Wednesday, August 11, 2010


All right, this is a post that is 100% baby. I am in need of some help. I know a lot of my blog readers aren't parents, but many still know a lot about babies, and others have had lots of babies and might be able to help me out. Feel free to skip if you're not interested.

Here's the problem. Since Marko was about 12 weeks old, he has been very difficult to get to nurse. When he's not hungry, it's not an issue -- he simply turns his head away and I put him down again. But when he is hungry, it's a huge issue. He throws himself backward and screams, seeming to be either in pain or very angry. I know he's hungry because it's often been quite some time since he's eaten, and he also gives some strong cues like biting on my shirt or sucking on my finger. And yet, he won't nurse!

I've mentioned before that he used to nurse with a plastic shield, which was a huge pain. At 10 weeks he weaned himself off of it and nursed just fine ... for two weeks. Then the arching and screaming started cropping up. At first it was just when he was overtired; now it's pretty close to always.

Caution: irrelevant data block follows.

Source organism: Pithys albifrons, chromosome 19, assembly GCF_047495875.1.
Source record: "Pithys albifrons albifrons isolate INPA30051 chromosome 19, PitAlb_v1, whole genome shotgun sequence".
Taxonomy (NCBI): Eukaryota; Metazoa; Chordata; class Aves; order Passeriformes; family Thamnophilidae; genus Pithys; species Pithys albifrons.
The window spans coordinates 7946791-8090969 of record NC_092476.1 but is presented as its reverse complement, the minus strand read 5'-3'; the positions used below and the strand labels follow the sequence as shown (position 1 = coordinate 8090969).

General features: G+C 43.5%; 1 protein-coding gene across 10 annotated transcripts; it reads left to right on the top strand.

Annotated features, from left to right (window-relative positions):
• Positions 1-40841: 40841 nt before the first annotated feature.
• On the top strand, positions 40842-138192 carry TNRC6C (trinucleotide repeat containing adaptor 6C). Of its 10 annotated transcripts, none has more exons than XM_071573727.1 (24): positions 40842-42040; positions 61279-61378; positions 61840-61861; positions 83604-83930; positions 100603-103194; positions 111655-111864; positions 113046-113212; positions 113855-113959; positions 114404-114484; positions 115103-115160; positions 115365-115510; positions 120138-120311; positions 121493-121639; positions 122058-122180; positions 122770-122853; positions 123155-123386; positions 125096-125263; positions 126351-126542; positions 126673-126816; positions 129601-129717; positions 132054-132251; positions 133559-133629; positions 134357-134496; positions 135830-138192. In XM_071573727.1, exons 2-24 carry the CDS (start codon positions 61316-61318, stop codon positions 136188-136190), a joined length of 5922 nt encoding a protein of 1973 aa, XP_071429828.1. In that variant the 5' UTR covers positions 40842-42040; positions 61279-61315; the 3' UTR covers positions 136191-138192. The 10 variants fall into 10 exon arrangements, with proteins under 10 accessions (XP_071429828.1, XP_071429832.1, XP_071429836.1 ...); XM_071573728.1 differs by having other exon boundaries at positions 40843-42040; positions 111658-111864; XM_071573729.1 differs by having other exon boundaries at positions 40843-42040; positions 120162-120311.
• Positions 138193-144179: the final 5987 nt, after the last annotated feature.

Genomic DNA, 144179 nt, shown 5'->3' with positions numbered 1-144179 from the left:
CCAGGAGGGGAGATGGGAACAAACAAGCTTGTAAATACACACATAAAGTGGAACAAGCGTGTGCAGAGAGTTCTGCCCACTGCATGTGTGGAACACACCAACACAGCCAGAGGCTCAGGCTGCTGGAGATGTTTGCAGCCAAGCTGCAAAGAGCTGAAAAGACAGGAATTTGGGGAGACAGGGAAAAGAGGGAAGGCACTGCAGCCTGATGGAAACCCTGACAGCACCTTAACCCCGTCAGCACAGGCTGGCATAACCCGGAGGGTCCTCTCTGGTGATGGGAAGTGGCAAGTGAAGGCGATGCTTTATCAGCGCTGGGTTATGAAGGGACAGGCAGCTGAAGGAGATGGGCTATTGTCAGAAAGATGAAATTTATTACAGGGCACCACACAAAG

It's not that he'd prefer a bottle, because the first bottle of his life was yesterday. I'd offered them before, but he was never interested and I didn't push it. This time, after a lot of screaming and misery, I offered a bottle of expressed milk and he drank it right down before falling asleep.

Things that help: nursing him every 45 minutes; starting him off on a pacifier or finger and switching; trying to get him to self-attach (sometimes); nursing lying down; nursing the moment he wakes up from a nap. Things that don't help: waiting for him to get hungrier. He will go for 3-4 hours without nursing before screaming himself to sleep (and then I nurse him on awakening). Repeat: it is NOT that he is not hungry!

So I have a few ideas of what it could be, based on some research I've done on nursing strikes and nursing aversion.

Thrush: a yeast overgrowth in baby's mouth. Why he might have it: Thrush can cause nursing to be painful, so a baby will refuse to nurse. Why he might not have it: There are no other symptoms -- no white patches in the mouth, no bad diaper rash, no apparent yeast on me, etc.